by Peter Wood

The cardboard box is brown; the sellotape on the lid and bottom is uncut. It sits, ominous on a window sill busy with ceramic cats-at-play figurines. It has remained like this for the last two days.

Edith's tap-tapping stick is audible before you see her. She's a snow-white haired Cinderella recalling that unfortunate ball where some prince slotted a shoe on her foot, then expected… Expected what? Undying love, devotion? More to the point a week in a Bournemouth B & B and years of beer-grumps and whiskey-fuelled witlessness.

But there were good times too. Mustn't grumble.

Hadn't she been prodigious too?

A big warm smile and frame to match that engulfed two sons in tenderness.

Edith's old-woman smell, a pheromone for those seeking solace, comfort, understanding, a tiny crumb of warmth.

Edith sits in the armchair, her bones creaking, settling into the furniture's shape. Through the net curtains she watches the kiddies with their mums and dads waddling by. One or two of them notice her and wave. She raises her hand back. Young saluting old and back.

Like an alcoholic's eye catching sight of a bottle, Edith's gaze is drawn to the box on the sill.

She'd got the news a week back. Since then, her house has become a Euston-station of helping hands, shoulders to cry on, legs doing walk-to-the-shop chores and mouths speaking their condolences. Everyone doing what they thought was needed — all out of love; don't get me wrong — but all unasked for.

‘Tragedy brings out the best in people.' she thinks, ‘Remember Dunkirk?'

No, neither do they.

The service was good though, he'd''ve loved it. He'd've been up there belting out the hymns then bickering with the vicar after. Bet he's pissed off he missed it. No point putting on a party if you don't go yourself.

Now the sitting room is silent, Edith's eyes are drawn back to the box.

Part of her, the young, full of hope, naive Cinderella wants to believe her Prince has left to slay some dragon, capture a castle, do some token of utterly stupid massive proportions to prove his worth and love.

The real, the lived-in Edith knows better. Knows that the swine, the beautiful odd-thinking cantankerous pepper to her salt has copped it.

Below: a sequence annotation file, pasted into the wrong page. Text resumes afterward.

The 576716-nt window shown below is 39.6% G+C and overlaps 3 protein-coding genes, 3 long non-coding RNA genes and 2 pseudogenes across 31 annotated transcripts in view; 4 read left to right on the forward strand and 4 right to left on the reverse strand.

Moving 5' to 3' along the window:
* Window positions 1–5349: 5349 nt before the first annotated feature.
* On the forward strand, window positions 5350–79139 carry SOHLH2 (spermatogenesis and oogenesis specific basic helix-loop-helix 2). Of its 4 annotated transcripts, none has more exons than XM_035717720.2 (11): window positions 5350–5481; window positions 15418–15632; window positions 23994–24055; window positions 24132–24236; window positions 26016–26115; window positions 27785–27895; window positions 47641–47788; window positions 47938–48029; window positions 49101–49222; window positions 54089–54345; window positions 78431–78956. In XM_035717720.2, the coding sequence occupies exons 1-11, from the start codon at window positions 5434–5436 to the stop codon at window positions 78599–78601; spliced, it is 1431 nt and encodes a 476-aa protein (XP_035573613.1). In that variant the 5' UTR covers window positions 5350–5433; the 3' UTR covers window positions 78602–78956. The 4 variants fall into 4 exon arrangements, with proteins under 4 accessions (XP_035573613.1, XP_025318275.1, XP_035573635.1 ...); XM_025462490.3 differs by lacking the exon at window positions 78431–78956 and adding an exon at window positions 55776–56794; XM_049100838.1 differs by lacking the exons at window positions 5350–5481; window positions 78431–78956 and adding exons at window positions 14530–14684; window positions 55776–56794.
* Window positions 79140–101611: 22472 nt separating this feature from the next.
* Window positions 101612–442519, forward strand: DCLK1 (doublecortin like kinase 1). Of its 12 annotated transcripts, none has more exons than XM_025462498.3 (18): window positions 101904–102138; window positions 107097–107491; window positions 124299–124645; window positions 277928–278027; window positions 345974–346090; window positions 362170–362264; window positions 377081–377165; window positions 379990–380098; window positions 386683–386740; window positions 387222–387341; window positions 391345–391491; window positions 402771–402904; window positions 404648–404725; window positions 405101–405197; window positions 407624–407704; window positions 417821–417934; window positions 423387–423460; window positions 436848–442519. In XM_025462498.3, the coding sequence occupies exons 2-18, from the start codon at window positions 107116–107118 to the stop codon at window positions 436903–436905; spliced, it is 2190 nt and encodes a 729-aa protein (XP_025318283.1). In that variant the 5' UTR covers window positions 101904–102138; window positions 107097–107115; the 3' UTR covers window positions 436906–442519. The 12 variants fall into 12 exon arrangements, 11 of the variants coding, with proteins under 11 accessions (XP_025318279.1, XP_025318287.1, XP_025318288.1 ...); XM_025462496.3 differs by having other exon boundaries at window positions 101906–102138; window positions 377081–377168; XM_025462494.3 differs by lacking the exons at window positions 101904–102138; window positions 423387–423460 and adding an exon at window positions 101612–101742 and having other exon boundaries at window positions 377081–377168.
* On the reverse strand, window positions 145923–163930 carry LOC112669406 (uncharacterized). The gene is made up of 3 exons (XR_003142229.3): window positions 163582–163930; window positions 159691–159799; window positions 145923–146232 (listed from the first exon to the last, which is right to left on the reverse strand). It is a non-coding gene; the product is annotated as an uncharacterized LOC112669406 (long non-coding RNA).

Peaceful. Asleep and unasked. He simply slipped away. In his sleep, in bed: a good way to go… 

Except, it wasn't their bed.

And now there's no chance left to ask why, rant, or vent. No time left to forgive.

Her stick, leaning against the armrest falls sending an awful clatter through the silence.

‘What do you want?' she taunts the box. Painfully she leans towards it, 'What were you thinking? This wasn't our deal.' She sighs. When she breathes in again, the air is potent.

Part rage, part resentment, part abandoned feelings but mostly energy.

A thought that's been brewing in her head for the last few days finally materialises and that alone carries her.

It carries Edith to the box. She picks it up. The energy takes her into the kitchen, where she pulls out a knife, slices open the sellotape which when torn aside reveals a shiny black tea-caddy-like tin which she knows contains the tea-leaf like granules of a life.

The energy then carries Edith out into the small uncared-for-in-years garden to the composting area.

The energy fills her lungs; it feels good to breath and holler. 

‘That wasn't part of the deal.' she shouts over and over as her flat palm smacks the tin's contents out into the manure. 

A life.

A lifetime leavened.

Edith looks at the tin. She walks to the black recycling wheely bin the council's made her have, opens the lid. She's about to throw the shiny black tin inside, then decides against it.

Edith returns to the kitchen, pours water into the tin, swishes it around then pours it out.

She watches the final few flakes of ash amble down the plughole. She places the tin on the drainer.

Energy and rage has now subsided. She smiles.

The tin'll be perfect for biscuits.